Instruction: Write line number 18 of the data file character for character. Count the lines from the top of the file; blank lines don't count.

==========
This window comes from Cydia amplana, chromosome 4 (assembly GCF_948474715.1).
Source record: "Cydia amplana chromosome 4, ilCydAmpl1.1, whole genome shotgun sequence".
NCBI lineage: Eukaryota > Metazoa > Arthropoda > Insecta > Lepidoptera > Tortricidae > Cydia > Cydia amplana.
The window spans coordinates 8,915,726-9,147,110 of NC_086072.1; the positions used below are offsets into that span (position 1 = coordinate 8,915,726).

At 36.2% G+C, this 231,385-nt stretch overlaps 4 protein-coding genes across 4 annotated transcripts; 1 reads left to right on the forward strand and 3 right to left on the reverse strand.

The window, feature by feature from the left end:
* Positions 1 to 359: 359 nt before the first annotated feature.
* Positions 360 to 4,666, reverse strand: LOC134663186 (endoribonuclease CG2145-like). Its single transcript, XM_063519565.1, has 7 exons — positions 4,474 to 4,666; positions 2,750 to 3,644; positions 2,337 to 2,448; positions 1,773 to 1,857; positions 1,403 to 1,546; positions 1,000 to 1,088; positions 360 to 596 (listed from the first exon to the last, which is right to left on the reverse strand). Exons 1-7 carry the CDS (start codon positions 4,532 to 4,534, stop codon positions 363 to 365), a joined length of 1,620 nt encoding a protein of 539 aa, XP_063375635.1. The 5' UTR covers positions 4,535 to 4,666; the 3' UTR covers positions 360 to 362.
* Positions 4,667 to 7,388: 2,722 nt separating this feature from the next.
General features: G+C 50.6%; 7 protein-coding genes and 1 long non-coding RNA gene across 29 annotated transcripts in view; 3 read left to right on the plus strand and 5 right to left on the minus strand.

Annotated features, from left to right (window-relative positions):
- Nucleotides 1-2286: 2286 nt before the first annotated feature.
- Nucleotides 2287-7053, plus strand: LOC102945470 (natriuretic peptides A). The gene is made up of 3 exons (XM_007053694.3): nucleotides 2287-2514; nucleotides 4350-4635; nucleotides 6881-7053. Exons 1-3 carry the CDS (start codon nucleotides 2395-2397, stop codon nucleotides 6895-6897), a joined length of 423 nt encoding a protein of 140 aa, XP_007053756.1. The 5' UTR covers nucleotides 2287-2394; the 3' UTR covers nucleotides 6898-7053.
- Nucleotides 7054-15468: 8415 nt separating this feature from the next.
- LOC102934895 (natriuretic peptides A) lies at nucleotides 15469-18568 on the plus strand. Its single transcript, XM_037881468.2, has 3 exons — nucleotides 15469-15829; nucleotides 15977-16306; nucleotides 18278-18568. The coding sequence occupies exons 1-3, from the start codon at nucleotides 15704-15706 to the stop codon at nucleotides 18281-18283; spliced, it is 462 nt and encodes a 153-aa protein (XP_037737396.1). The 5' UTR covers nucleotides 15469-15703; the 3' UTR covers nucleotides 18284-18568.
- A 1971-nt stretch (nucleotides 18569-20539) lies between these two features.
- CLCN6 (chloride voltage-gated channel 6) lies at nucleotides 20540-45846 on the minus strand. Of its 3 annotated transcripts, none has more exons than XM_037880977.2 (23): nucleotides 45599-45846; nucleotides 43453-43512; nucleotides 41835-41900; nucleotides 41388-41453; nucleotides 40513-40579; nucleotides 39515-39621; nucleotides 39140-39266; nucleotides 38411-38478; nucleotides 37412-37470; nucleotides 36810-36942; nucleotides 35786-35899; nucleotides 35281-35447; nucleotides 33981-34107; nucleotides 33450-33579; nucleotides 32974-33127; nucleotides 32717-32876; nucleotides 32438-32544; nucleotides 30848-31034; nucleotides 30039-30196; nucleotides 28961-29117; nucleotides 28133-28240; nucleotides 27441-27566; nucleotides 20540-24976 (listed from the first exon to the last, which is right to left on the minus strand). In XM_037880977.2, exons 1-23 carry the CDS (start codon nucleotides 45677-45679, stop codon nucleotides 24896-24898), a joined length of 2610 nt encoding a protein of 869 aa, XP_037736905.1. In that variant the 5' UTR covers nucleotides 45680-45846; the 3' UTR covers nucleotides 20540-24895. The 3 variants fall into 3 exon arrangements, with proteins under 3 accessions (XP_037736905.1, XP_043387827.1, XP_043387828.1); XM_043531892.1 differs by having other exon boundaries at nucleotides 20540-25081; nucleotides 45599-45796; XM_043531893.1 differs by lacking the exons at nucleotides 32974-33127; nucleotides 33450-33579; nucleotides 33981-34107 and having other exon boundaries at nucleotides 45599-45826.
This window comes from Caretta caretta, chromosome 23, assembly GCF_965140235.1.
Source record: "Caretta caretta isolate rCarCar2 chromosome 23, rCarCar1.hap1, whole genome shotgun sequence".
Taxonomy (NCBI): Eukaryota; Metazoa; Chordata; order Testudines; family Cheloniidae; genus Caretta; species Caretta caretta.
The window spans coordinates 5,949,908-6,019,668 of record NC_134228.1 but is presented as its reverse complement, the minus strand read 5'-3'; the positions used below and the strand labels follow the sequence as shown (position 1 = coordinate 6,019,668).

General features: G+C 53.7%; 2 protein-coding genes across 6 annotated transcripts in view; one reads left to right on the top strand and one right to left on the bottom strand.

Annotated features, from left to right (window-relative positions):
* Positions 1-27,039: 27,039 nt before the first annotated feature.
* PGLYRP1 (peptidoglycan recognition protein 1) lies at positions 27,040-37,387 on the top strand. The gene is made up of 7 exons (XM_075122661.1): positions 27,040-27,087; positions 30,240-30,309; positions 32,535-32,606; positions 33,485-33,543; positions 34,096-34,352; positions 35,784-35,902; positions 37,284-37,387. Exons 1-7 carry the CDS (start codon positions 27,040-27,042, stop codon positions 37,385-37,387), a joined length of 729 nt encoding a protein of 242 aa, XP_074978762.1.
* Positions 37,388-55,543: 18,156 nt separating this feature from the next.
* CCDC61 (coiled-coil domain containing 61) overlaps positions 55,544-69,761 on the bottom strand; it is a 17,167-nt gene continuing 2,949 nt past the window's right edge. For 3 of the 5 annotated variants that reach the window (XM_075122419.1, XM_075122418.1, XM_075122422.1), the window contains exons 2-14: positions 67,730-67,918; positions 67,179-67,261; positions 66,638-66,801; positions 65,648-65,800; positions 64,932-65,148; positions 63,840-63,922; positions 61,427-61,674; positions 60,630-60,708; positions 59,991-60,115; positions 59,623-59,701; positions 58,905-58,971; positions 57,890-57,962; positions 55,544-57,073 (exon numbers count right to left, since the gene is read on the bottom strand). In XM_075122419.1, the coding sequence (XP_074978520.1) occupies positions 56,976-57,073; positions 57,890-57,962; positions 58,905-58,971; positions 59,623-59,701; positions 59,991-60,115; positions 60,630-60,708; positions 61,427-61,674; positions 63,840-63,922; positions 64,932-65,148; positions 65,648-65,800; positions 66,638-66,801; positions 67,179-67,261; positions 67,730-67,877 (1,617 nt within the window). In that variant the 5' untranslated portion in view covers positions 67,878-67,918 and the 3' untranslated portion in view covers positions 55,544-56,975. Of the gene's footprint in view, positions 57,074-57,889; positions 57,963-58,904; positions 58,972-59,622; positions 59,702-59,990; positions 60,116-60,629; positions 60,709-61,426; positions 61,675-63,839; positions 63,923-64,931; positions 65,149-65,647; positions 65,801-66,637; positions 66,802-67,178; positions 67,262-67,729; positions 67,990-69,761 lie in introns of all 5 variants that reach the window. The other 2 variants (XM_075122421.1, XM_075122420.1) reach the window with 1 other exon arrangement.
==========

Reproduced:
This window comes from Caretta caretta, chromosome 23, assembly GCF_965140235.1.